Wall Street cheers: The CNBC cable channel reported cheers coming from the floor of the NYSE as reports of the scandal first hit television screens ...
The CNBC cable channel reported cheers coming from the floor of the NYSE as reports of the scandal first hit television screens in midafternoon trading.
Daniel Gross has an interesting piece at Slate, arguing that "Spitzer has been hoisted by his own petard, brought down by the same kind of investigation he pioneered as a prosecutor."
He notes that Spitzer, like the Wall Street execs he used to target, left an "unnecessary digital trail." He also made the nature of his own prosecution worse by arranging for a prostitute to cross state lines, making a federal case of it.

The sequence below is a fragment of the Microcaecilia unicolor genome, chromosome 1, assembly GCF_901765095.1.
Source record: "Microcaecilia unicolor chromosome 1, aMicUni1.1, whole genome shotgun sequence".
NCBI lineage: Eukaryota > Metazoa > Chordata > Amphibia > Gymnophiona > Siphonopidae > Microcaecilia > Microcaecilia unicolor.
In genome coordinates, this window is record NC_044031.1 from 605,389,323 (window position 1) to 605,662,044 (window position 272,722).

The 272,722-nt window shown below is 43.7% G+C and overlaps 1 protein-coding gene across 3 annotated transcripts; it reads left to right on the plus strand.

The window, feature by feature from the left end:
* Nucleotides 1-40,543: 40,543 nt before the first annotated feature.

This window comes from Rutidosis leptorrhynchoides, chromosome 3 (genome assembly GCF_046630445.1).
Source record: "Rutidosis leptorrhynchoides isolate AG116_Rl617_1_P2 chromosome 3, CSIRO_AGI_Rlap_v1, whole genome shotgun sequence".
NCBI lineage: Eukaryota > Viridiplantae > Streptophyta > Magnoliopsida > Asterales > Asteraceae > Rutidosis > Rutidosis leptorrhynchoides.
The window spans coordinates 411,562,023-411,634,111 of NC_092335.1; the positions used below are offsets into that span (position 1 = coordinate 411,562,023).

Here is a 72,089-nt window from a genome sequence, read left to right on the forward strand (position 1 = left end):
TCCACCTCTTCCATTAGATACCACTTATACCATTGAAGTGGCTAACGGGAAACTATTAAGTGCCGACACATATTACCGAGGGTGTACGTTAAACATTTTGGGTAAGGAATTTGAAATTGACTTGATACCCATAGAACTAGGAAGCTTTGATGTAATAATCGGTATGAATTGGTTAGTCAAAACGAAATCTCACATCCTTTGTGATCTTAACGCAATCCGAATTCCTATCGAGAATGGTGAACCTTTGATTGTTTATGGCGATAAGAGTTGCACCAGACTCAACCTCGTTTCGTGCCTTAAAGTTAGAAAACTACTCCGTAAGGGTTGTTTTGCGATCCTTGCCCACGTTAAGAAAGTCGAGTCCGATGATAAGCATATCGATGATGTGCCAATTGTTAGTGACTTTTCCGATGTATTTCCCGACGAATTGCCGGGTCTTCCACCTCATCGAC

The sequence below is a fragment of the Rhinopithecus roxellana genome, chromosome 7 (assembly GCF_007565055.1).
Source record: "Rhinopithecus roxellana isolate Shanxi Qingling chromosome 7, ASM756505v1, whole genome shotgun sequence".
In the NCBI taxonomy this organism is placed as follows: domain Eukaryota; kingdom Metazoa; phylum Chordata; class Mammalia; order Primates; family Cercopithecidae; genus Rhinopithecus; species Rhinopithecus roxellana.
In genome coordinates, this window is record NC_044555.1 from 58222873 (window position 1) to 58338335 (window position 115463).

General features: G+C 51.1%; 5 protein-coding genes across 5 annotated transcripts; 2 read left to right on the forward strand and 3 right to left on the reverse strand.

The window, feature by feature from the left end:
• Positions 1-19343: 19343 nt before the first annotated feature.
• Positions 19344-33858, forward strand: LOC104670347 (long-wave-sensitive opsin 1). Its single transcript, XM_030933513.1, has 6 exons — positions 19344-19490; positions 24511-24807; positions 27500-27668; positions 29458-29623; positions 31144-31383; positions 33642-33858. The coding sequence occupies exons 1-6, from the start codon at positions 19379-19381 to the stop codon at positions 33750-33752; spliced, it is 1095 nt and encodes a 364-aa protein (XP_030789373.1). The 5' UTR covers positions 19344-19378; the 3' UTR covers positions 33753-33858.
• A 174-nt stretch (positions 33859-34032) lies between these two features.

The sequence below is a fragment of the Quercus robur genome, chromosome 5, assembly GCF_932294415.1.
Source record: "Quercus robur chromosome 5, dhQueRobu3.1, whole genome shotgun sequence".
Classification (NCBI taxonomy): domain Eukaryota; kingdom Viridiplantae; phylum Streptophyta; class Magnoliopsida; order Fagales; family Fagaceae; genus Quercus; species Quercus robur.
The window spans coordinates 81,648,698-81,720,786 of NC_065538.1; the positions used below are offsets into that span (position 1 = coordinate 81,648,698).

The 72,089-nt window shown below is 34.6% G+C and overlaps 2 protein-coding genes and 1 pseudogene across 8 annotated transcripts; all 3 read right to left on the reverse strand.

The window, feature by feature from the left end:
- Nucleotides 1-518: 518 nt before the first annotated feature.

More blog reax after the jump.
Michael Goldfarb of the Weekly Standard is pleased, if not completely satisfied:
The shame of the day is that something as quotidian as hypocrisy has triggered Spitzer's downfall. Today would be a happier day if Spitzer were driven from public life because the public recoiled at his holier-than-thou prosecutions that were driven much more by a sense of ambition than a desire for justice.
Todd Purdum at Vanity Fair: "It is hard to see how he can survive, politically, much less recover."
DailyKos commenters largely take "bad news for the Dems" slant, then quickly revert to Obama obsession.
Andrew Sullivan takes the family matter/prostitution should be legal tack.
Greenberg and Grasso, however, refuse to comment.
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